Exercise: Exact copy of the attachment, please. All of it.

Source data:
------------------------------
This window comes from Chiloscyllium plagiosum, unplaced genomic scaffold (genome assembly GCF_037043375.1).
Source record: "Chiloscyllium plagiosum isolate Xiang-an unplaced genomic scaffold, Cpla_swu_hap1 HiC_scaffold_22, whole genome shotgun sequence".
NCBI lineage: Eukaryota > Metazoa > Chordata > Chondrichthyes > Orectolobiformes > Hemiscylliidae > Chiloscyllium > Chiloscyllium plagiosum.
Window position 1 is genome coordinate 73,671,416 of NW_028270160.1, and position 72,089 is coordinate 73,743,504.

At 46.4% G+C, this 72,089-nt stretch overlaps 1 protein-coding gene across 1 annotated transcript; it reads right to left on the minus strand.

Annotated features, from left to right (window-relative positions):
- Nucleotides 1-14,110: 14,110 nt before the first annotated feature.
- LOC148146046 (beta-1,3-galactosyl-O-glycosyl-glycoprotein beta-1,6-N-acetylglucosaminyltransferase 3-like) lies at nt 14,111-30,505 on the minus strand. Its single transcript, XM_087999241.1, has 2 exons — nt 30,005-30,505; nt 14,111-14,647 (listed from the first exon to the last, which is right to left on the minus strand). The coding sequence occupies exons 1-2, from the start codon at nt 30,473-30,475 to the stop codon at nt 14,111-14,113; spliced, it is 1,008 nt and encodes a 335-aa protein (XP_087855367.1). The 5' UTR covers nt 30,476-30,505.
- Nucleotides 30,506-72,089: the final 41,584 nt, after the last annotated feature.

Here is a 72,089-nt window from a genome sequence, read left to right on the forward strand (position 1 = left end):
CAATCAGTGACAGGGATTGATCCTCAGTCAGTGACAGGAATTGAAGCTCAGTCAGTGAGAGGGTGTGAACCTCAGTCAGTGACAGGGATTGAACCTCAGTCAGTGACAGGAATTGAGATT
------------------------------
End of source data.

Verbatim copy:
This window comes from Chiloscyllium plagiosum, unplaced genomic scaffold (genome assembly GCF_037043375.1).
Source record: "Chiloscyllium plagiosum isolate Xiang-an unplaced genomic scaffold, Cpla_swu_hap1 HiC_scaffold_22, whole genome shotgun sequence".
NCBI lineage: Eukaryota > Metazoa > Chordata > Chondrichthyes > Orectolobiformes > Hemiscylliidae > Chiloscyllium > Chiloscyllium plagiosum.
Window position 1 is genome coordinate 73,671,416 of NW_028270160.1, and position 72,089 is coordinate 73,743,504.

At 46.4% G+C, this 72,089-nt stretch overlaps 1 protein-coding gene across 1 annotated transcript; it reads right to left on the minus strand.

Annotated features, from left to right (window-relative positions):
- Nucleotides 1-14,110: 14,110 nt before the first annotated feature.
- LOC148146046 (beta-1,3-galactosyl-O-glycosyl-glycoprotein beta-1,6-N-acetylglucosaminyltransferase 3-like) lies at nt 14,111-30,505 on the minus strand. Its single transcript, XM_087999241.1, has 2 exons — nt 30,005-30,505; nt 14,111-14,647 (listed from the first exon to the last, which is right to left on the minus strand). The coding sequence occupies exons 1-2, from the start codon at nt 30,473-30,475 to the stop codon at nt 14,111-14,113; spliced, it is 1,008 nt and encodes a 335-aa protein (XP_087855367.1). The 5' UTR covers nt 30,476-30,505.
- Nucleotides 30,506-72,089: the final 41,584 nt, after the last annotated feature.

Here is a 72,089-nt window from a genome sequence, read left to right on the forward strand (position 1 = left end):
CAATCAGTGACAGGGATTGATCCTCAGTCAGTGACAGGAATTGAAGCTCAGTCAGTGAGAGGGTGTGAACCTCAGTCAGTGACAGGGATTGAACCTCAGTCAGTGACAGGAATTGAGATT